Obama wants RAAF in Syria
AUSTRALIA is in talks with the Obama administration on joining air strikes into Syria for the first time, in missions that could directly target Australian jihadists.
A senior foreign intelligence source confirmed that Australian officials and US defence chiefs had been in “informal discussions” over the past two weeks about Australia joining the air campaign in northern Syria.
It is believed Prime Minister Tony Abbott had indicated to the Obama administration he supported an expansion of Australian F/A18 Super Hornet operations into Syria.
It is understood the possible expansion of operations to knock out ISIS communication lines has been discussed at the most senior levels of the Abbott Government but had not been taken to the National Security Committee of Cabinet.
A formal request for assistance is expected to come from the Obama administration in the coming weeks. Administration officials have said publicly they want coalition partners to step up their commitments to fighting ISIS forces.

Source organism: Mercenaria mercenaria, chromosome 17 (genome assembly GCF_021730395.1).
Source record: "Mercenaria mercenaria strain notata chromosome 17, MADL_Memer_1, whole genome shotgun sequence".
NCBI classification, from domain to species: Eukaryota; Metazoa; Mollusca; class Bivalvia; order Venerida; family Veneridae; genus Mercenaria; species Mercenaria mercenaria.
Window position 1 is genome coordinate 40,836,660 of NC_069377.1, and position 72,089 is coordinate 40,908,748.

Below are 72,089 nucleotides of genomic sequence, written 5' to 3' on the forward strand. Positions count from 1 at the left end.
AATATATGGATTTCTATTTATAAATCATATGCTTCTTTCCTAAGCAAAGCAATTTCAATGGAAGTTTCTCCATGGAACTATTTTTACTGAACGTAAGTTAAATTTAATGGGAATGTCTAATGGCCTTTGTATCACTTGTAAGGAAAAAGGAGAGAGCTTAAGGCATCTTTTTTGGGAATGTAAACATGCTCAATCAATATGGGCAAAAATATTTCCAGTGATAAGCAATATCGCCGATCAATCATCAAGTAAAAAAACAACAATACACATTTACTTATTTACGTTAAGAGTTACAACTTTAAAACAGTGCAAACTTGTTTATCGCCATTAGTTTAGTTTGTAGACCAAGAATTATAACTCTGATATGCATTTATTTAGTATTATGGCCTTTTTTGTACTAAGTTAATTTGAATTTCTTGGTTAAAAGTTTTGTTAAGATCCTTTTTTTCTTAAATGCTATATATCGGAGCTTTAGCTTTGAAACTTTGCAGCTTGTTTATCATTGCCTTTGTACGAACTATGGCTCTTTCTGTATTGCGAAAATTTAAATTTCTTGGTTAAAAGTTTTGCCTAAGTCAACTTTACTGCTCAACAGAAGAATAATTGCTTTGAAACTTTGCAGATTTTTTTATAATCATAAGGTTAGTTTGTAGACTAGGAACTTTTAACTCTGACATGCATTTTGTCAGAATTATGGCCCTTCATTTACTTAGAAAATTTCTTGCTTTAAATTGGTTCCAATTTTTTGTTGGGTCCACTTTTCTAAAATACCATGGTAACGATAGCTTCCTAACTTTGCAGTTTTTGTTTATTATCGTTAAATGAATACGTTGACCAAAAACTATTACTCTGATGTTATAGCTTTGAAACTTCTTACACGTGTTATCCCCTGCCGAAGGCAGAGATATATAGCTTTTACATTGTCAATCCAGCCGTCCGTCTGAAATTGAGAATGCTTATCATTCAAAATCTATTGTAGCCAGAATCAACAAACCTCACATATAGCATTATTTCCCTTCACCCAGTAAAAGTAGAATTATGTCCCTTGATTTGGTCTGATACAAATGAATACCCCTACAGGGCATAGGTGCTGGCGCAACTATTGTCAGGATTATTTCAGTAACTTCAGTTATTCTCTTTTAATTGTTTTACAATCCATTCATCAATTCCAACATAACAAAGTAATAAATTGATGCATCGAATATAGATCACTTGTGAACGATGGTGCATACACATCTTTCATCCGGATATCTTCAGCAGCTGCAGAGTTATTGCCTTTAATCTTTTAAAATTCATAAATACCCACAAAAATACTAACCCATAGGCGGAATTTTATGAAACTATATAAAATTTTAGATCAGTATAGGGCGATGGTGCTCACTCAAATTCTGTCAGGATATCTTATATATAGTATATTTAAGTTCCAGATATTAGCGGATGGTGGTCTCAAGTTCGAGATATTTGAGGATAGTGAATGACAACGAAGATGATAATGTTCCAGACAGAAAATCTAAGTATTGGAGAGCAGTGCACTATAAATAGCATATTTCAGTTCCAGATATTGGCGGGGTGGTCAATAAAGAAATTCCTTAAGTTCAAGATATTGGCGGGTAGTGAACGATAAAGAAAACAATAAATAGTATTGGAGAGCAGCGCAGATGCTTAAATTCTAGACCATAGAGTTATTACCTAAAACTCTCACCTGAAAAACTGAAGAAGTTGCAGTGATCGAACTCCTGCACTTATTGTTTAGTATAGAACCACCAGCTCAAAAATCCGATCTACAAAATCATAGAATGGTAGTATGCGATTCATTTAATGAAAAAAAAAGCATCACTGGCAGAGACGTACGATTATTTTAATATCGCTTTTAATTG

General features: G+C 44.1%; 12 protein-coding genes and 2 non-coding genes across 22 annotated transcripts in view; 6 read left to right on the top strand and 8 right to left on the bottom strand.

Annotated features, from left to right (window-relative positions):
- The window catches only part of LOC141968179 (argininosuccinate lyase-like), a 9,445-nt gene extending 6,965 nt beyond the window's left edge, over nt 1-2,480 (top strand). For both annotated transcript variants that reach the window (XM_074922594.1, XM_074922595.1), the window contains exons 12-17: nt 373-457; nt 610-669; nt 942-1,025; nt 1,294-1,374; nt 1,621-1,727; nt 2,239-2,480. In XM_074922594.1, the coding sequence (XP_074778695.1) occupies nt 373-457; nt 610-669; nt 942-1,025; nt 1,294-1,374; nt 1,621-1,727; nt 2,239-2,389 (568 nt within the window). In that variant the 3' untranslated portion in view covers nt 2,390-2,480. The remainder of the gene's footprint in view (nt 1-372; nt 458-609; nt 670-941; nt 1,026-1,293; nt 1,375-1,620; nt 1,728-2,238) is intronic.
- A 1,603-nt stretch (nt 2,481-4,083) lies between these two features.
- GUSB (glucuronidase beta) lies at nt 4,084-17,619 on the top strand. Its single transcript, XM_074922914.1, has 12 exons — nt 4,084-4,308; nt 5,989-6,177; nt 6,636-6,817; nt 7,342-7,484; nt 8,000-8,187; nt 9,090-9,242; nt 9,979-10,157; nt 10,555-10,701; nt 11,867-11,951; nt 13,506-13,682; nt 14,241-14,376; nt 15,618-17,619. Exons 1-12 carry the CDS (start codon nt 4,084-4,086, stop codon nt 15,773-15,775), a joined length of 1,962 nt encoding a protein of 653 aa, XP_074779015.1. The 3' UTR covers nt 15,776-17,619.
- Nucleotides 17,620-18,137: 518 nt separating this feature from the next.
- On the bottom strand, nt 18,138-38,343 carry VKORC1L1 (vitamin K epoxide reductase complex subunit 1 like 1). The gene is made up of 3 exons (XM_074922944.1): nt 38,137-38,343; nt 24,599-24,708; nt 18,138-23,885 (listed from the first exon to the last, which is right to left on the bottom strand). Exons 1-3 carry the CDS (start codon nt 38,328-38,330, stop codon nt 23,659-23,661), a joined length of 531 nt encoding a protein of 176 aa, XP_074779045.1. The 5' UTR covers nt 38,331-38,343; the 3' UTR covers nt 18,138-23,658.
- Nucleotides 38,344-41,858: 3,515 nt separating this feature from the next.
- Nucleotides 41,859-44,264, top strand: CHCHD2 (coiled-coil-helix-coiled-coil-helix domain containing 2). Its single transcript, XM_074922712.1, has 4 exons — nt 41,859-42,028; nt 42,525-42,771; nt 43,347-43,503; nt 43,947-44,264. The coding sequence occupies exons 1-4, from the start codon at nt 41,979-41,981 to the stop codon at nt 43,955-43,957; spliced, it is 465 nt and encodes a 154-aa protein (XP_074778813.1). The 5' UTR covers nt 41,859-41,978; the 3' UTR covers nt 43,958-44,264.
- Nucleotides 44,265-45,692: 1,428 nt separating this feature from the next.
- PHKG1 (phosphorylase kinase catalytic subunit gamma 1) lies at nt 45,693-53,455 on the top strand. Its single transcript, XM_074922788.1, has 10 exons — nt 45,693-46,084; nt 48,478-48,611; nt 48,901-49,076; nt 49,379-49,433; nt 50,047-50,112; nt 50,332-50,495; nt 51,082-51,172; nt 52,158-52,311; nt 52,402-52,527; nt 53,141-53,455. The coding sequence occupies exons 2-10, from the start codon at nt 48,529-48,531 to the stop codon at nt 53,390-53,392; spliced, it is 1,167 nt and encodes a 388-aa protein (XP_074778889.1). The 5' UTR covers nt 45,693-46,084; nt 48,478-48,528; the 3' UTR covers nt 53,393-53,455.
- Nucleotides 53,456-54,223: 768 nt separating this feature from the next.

Australian involvement in the fight against ISIS has been limited so far to air strikes against targets in Iraq – based on requests from the Iraqi Government.
Operations in Syria have been limited to running refuelling and reconnaissance missions over Syria for US air strikes.
The intelligence source confirmed the US has now asked Australia, the UK, Canada and the Netherlands to consider joining the Syrian campaign. UK Prime Minister David Cameron has said he would seek the support of his MPs to begin British bombing raids in Syria.
The majority of Australian jihadists fighting for ISIS are located in northern Syria.
Australia has been reluctant up until now to expand bombing operations into Syria – a move Labor is opposed to – due to international legal sensitivities around the regime of Bashar al-Assad.
However, it is believed legal advice has confirmed there was an international legal framework under which Australia could operate campaigns against ISIS targets in Syria in line with the agreement on the collective defence of Iraq.
Assurances would have to be given to Iran that any such air strikes would not be directed at the Assad regime.
The Prime Minisister’s office would not confirm the US defence discussions.